10:30 AM (EST) Update
How cool is it that a bunch of peeps at the Federal Reserve have the power to get so many investors glued to their screens? It is said that with great power comes great responsibility, and Janet Yellen and her gang are (hopefully) putting a lot of thoughts into coming up with a rate decision. The wait will be over on Thursday and the answer will be revealed. Are you prepared for the outcome? Here are three tips to prep you up for FOMC statement trading.
1- Study the Potential Outcomes
Fortunately, there are not a ton of scenarios expected for this event. The Fed will either hike the interest rates or not. However it could get a bit more complicated if the Fed doesn’t raise rates BUT hints that it WILL raise in December. It is fairly unlikely that they announce they are not going to hike ever, so that is out.
In yesterday’s update, I covered the two scenarios and the possible impacts on the US dollar as traded versus the Euro (the EUR/USD pair.) Since this event will mainly impact Ms. USA on the forex dance floor, it is safe to say that similar analysis could be done on all other USD crosses.
After yesterday’s disappointing US consumption report, today’s August US Consumer Price Index release represents the last major data release before the Fed meets. The breadth of the impact of today’s data has been mixed and Ms.USA has been pulled from both bull/ bear directions. Hope she can survive until tomorrow!
The reason why most recent data is important to be put into context is that the Fed is still well-short of the inflation half. Per the most recent update, Core PCE inflation is only +1.2% , below the +1.3% to +1.4% yearly range the FOMC projections suggested in June.
To give you a live view of market perspective, Fed funds futures contract implied probability showing a 30% chance of a rate rise tomorrow. This is mainly because the inflation target hasn’t been met, and market participants have more or less priced out the possibility of a September rate hike.
2- Avoid trading USD crosses
Regardless of the outcome, the US dollar is bound to shake hard before/ after the statement release on Friday at approximately 7 PM GMT. While the adrenaline rush could be exciting, that is not how we trade Invest Diva University. A short term position in any forex pair that involves USD would make your trading style very much similar to gambling. While you may get lucky and make a bunch of pips on the ride, chances are that you could lose money as well. So leave Ms. USA alone for a day, dude!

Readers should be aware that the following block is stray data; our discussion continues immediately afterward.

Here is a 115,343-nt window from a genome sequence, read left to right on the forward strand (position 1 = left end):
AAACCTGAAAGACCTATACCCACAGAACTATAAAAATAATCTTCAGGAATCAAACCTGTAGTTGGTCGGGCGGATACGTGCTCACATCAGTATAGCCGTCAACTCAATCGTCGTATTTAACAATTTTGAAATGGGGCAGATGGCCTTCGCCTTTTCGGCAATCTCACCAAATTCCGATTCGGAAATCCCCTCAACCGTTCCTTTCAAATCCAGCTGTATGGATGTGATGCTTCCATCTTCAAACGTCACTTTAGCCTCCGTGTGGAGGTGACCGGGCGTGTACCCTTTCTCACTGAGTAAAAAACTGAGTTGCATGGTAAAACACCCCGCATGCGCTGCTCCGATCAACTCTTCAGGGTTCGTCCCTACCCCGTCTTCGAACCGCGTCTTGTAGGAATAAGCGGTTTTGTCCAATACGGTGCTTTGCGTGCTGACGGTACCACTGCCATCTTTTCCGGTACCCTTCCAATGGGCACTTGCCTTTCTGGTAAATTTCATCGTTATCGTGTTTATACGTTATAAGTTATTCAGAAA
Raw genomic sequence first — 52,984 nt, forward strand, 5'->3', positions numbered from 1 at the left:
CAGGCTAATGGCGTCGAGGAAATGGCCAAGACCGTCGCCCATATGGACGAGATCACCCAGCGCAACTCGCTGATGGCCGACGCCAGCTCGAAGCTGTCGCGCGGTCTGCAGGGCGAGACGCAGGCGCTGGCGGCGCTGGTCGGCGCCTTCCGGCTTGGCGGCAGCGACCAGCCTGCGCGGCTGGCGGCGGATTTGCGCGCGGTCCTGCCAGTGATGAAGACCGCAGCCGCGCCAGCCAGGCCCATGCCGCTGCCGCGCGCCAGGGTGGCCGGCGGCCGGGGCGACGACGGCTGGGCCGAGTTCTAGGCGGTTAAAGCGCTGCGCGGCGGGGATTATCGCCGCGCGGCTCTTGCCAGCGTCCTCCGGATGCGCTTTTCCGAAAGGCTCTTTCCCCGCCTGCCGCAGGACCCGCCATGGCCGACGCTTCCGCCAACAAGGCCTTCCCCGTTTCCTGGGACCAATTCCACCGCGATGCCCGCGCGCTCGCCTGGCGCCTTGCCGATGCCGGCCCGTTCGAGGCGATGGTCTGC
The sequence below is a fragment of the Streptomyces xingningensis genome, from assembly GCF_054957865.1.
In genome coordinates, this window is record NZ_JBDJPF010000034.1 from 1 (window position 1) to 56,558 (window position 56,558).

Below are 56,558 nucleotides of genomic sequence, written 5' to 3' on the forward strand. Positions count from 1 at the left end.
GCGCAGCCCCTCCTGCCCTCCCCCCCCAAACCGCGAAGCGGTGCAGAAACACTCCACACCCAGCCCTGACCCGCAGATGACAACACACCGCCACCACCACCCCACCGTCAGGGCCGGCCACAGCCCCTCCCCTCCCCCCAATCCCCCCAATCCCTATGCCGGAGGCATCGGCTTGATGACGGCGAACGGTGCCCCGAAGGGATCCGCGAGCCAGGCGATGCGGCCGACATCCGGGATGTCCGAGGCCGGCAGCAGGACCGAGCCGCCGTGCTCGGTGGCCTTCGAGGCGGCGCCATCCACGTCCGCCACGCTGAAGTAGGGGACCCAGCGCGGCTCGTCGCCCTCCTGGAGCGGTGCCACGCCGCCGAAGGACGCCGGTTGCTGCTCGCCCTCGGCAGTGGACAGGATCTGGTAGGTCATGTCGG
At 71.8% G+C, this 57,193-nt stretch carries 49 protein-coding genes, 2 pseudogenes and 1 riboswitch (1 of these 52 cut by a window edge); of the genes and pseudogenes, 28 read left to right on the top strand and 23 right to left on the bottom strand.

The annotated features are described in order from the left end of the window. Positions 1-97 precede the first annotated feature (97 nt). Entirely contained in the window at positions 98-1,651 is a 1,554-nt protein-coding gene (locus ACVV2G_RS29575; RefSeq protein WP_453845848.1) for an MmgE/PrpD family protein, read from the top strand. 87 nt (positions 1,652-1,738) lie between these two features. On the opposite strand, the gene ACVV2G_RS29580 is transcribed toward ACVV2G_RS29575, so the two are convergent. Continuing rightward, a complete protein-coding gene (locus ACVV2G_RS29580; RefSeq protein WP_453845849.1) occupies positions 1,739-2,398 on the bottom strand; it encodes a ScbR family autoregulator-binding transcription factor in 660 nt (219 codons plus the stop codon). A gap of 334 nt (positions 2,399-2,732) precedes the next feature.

Probably some of the less risky currencies to trade this week are commodity currencies such as AUD, NZD and CAD, paired up with the Asian safe haven, Mr. Japanese Yen.
As China’s stock market sinks and its economy slows these deep trade links are an increasing source of concern in Germany: Europe’s biggest economy is reliant on exports and has been a particular beneficiary of China’s sustained boom. But having expanded by 11 per cent last year, German exports to China increased by a modest 1.4 per cent in the first five months of this year. This makes Mr. Euro an unreliable trading candid at the moment.
However studying the Aussie dance floor over the past 10 years, you’d notice that Mr. Aussie has typically shown up-moves during the first three months of Spring in the Southern hemisphere (September – December.) So this could be a good time to have an eye on AUD and NZD crosses with the start of Spring in the Land Down Under and the potential start of Christmas shopping, while we are awaiting the USD turmoil during the Fed rate decision.
3- Loosen up your stops on long term positions
If you already are in a long term position in any pair, free up your closely calculated stop loss orders. While this event will mainly impact the US dollar, chances are that other currencies shake it up a bit as well to sympathize with Ms. USA. In order to avoid getting kicked out of your position for no good reason, move your stop loss further away from its original level for two days. You can move it back on Monday when the dust settles.
Best way to calculate your new stop loss order is using the Fibonacci retracement levels. For example, if your stop loss is currently near the 23% Fibonacci level, you could move it up to the 38% to stay safe.